The US Supreme Court will consider the scope of attorney-client privilege in a case that attorneys say could impact every in-house counsel and the outside lawyers who support them.
The question for the justices at argument on Monday in In re Grand Jury is what test courts should apply to determine whether “dual-purpose” communications—those that contain both legal and business advice—should be shielded by the privilege.
The federal government is alone in advocating for a narrower understanding of the privilege while groups representing specialties as varied as intellectual property and tax attorneys argue a broader one is necessary to capture the real world role of in-house counsel. During arguments Monday, the justices indicated they were likely to fall somewhere in between the two positions.
But all seem to agree that a predictable test is necessary to ensure candid communications between attorneys and their clients. The test has to be clear, “not just for courts looking at the issue in retrospect, but for lawyers working on the job,” said Lawrence S. Ebner, executive vice president and general counsel of the Atlantic Legal Foundation.
Ebner is one of the several amicus who wrote a friend-of-the-court brief in favor of a broader understanding of the privilege. Though unusual, such lopsided amicus support makes sense in this instance.
The case involves a criminal investigation of an unnamed company and grand jury subpoenas issued to both the company and its law firm. At issue, is advice the law firm, which specializes in international tax issues, provided to the company about “particularly novel” issues like the ownership of cryptocurrency, according to the brief filed by the unnamed firm.
Federal prosecutors are trying to get more information handed over in discovery.
“To facilitate criminal investigations and prosecutions, the Justice Department wants the scope of the attorney-client privilege to be narrow,” Ebner said.
Lawyer groups warn that reading the privilege too narrowly could undermine the purpose behind it and chill open and frank discussions between lawyers and their clients. The firm here says a broad privilege is particularly important in extraordinarily complex areas of the law like tax and cryptocurrency.
So beyond prosecutors, it’s “hard to figure out who the natural allies of the government’s position would be,” Buchalter APC shareholder Mary-Christine Sungaila said. She filed an amicus brief on behalf of Federation of Defense & Corporate Counsel supporting a broad application of the privilege.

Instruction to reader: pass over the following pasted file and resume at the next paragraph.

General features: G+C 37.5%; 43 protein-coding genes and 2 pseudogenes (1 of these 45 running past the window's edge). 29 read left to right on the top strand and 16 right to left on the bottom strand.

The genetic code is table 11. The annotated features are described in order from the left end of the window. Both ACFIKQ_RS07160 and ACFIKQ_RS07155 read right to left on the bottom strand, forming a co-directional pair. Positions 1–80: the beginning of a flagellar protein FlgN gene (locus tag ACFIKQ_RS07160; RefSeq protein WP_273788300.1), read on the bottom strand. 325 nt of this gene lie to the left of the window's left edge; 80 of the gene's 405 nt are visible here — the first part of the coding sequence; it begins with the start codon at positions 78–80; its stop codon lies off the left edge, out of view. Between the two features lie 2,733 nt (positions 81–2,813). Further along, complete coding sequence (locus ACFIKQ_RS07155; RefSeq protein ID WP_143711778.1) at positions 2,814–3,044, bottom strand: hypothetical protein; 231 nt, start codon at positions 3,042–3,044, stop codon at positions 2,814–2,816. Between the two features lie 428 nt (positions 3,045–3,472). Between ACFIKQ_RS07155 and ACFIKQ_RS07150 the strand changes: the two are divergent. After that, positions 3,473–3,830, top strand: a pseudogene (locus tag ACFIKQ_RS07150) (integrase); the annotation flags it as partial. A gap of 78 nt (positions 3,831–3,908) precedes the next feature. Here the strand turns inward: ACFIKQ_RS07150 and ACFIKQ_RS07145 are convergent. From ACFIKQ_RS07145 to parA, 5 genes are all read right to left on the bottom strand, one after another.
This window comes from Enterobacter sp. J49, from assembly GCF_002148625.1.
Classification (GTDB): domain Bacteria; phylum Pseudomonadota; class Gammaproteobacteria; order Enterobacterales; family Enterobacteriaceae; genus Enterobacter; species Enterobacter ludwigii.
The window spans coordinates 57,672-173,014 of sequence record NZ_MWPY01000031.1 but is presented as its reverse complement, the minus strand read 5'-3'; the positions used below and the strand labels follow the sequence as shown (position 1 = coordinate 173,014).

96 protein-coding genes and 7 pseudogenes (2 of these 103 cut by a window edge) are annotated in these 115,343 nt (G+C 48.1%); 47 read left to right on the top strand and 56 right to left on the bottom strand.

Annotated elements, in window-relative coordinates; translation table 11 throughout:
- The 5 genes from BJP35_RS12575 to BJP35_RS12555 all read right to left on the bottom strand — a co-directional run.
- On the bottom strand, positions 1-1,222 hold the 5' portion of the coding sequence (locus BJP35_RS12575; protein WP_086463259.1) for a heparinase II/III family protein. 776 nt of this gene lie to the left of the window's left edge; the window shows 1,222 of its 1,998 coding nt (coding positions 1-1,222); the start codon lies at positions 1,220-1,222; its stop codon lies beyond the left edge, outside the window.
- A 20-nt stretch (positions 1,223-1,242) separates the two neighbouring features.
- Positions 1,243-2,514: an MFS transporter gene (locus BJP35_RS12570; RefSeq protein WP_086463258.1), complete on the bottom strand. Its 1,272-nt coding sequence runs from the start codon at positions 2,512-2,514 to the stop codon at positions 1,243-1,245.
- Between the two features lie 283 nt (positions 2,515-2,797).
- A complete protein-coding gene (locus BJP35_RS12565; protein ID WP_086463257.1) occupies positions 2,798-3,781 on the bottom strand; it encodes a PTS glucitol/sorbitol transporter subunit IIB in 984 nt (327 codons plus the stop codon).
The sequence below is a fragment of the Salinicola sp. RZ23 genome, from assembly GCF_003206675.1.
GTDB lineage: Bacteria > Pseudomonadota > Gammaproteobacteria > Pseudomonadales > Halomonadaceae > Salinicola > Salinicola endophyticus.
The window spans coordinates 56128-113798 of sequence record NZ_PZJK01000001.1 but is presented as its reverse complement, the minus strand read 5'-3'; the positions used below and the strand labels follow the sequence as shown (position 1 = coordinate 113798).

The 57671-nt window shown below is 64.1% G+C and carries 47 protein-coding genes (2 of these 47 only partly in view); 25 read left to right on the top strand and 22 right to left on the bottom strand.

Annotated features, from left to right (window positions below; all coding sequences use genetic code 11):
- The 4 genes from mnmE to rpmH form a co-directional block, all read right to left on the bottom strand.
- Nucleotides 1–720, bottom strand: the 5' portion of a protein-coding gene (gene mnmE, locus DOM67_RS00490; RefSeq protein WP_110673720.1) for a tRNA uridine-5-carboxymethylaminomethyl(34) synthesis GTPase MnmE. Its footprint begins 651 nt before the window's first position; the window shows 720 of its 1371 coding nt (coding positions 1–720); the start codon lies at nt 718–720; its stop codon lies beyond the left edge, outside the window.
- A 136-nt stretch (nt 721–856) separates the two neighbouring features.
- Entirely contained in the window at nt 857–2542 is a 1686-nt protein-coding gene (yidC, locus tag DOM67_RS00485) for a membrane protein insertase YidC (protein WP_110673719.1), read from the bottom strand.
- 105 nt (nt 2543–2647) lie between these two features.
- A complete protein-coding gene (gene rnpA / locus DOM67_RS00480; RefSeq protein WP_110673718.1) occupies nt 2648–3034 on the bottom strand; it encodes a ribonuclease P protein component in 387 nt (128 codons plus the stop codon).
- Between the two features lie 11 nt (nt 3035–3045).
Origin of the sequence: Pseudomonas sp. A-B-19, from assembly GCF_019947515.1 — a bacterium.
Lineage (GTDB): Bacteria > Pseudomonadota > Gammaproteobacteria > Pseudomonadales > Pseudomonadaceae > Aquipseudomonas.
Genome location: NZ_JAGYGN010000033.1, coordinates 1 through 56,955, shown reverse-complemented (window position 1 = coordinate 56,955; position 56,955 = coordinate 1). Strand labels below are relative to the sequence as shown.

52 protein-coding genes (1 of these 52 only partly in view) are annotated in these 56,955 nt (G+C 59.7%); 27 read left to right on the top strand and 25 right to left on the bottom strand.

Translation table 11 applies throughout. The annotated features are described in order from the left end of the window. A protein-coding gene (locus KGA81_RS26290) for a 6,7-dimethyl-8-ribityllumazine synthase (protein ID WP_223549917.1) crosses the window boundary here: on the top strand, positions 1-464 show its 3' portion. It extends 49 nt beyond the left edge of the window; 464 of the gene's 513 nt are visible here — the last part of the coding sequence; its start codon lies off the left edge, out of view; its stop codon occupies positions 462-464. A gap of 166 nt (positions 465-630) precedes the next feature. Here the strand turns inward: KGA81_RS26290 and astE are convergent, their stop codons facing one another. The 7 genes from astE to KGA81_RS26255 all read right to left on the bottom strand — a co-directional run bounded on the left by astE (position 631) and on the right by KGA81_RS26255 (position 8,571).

Primary v. Significant
The US Court of Appeals for the Ninth Circuit applied the more narrow “primary purpose” test to determine whether dual-purpose communications were discoverable during investigations and litigation.
Under that test, communications are protected only if the primary purpose of the communication was to obtain legal advice. The “overwhelming majority of lower courts and other legal authorities have advocated and applied a test,” the US said in its brief.
Sungaila, though, says that ignores the practicalities of what in-house and their outside counsel do.
The role of in-house counsel is increasingly a dual one, particularly in highly regulated industries, Sungaila said.
“One of the biggest problems with the primary purpose test is that it focuses on the client,” even when it “can be difficult for the company officers to even know if they are facing a legal or purely business issue” when they approach their in-house counsel, she said.
Sungaila says hampering in-house counsel’s ability to provide strategic business guidance along with legal advice could deter company officers from even approaching their legal departments—something she says isn’t good for anybody.
She and the other amicus say courts should apply a “significant purpose” test instead.
Under that test, the privilege applies “as long as providing or obtaining legal advice was one of the primary—or significant—purposes of the communication,” Ebner said, and “not necessarily the only primary or significant purpose.”
Because corporate officers often ask their in-house counsel questions that have both legal and business importance, “the significant purpose test looks more practically at the way corporations actually work,” Redgrave said.
The case is In re Grand Jury, U.S., No. 21-1397, argued 1/9/23.